I spend the rest of the night sitting in the food court picking at some fries with Bonnie beside me, chattering. She doesn't eat anything, I figure, because getting food into her mouth means she might have to stop talking for a second or two. She has a nice alto voice, though, and just listening is good enough for me. At least I don't have to say anything back.

The evening ends when Tom and Caroline emerge from their nest. We drive back to Caroline's house and Tom and Caroline disappear inside. I walk Bonnie across the street to her house. I say good night and turn back toward the car, but stop. Bonnie is standing in the half-light of the doorway, her eyes closed, her lips squeezed together into a Cheerio. I could pretend that I don't see her, but something in the back of my head nags me and so I step up and hold her.

Kissing her is like drinking something warm and sweet. She's very soft, and her neck smells of lilacs. Her hands slide around my hips, resting there, drawing me. Her shoulder blades rise and fall with her breathing, and she leans into me in a way that is hard to ignore. In some dark recess of my brain, a light snaps on. I don't want to go back to the car. I hold her more tightly.

"Easy," she says, breaking off. "What would my boyfriend say?" She's still leaning against me, looking into me. I can't say what she sees, but my eyes must be darting around like caged cats while I wrestle with the thought that maybe she isn't kidding. She lets me think about it for a few more seconds, then laughs.

"Silly boy," she says, laying a finger on my cheek. She straightens up and steps back. "Call me," she says. She goes inside and the door shuts. Somewhere off in the distant dark of that neighborhood so unfamiliar to me, I hear someone blowing a whistle. A dog barks.

When Tom comes out later, we drive home without stopping to eat. Tom is frisky, but I don't want to talk. He tries kidding me out of it, but gives up after I glare at him.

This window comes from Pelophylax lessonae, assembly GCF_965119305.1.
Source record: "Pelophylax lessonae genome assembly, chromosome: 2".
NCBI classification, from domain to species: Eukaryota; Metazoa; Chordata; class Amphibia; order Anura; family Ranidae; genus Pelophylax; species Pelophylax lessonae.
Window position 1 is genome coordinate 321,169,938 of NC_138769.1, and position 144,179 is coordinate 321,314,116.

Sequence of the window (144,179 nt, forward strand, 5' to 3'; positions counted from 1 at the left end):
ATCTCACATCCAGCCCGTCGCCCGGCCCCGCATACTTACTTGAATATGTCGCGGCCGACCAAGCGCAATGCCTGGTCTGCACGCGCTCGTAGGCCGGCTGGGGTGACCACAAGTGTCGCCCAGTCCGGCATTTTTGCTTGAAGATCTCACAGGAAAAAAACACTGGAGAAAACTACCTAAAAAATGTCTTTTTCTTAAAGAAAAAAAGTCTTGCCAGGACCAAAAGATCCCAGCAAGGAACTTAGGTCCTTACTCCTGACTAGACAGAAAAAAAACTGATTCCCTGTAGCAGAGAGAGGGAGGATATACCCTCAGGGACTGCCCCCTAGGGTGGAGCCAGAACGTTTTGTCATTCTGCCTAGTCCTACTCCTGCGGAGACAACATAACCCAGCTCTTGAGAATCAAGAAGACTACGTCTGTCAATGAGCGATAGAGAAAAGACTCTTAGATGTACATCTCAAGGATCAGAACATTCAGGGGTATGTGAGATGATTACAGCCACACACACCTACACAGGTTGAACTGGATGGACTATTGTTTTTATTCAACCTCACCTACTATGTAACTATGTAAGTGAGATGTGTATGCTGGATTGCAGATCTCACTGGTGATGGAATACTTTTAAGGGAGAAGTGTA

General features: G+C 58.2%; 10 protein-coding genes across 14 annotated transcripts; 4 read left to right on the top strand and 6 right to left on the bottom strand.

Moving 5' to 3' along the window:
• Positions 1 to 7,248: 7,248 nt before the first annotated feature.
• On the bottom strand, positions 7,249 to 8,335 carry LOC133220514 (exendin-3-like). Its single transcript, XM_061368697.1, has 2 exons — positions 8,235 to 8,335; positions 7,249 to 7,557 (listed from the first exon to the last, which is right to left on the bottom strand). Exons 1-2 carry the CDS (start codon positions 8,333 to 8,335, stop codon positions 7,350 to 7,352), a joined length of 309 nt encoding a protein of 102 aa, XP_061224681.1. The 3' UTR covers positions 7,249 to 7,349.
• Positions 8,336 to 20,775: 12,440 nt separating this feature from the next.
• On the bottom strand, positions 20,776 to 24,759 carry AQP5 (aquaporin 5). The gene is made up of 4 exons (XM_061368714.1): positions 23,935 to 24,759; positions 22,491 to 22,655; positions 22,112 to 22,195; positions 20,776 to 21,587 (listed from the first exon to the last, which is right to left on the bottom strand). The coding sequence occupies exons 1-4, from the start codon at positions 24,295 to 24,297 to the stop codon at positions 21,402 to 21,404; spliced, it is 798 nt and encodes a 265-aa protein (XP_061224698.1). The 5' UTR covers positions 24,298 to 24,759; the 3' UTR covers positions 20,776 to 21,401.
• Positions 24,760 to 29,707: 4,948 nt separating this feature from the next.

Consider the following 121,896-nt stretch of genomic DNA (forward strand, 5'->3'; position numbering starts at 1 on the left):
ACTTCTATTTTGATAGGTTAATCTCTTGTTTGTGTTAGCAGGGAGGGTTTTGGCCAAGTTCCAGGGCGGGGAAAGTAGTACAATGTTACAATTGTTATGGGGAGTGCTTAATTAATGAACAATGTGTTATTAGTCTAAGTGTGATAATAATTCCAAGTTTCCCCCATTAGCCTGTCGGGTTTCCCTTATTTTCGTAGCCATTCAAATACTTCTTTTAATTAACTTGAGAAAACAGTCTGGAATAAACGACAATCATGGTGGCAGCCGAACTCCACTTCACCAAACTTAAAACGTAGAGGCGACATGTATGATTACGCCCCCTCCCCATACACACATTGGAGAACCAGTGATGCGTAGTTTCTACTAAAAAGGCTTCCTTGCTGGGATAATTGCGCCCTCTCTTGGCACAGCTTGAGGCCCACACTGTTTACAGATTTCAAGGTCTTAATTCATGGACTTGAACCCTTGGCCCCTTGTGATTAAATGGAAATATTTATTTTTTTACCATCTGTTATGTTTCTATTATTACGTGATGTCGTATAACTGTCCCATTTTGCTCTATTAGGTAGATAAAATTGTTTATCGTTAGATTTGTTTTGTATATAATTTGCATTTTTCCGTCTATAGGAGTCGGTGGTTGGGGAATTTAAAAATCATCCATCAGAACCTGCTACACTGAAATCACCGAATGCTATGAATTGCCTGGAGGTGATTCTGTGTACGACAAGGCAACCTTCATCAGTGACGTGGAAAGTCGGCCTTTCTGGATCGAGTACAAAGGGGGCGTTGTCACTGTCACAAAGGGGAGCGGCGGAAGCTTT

Tom's mother drives me home. I bolt through the front door and wave to my mom in the living room as I head into the kitchen. I spend the rest of the night sulking by the phone, staring at the napkin penciled with the number Tom got from Caroline. I jerk the receiver off the hook, punch a few numbers, then hang up. I pace around the floor, the napkin balled in my fist. I want to throw the napkin away, but the image of Bonnie—swaying in the half-light, eyes closed—comes between the trashcan and me.

Whatever I do, I can see that things aren't going to go very well for me.

I'm in love, and I don't want to be.

And that makes me very, very afraid.

BIO: Robert Meade is a Boston native now transplanted in Mohegan Lake, in Westchester County, NY, with his wife and three children. He teaches at Loyola School in Manhattan. He won the Wordweaving Award for Excellence for his book, Daily Bread: Seven Days to a Healthier Soul. A published author of fiction, nonfiction, and poetry, his recent work has appeared in Angels on Earth magazine and online at Guideposts and Apollo's Lyre.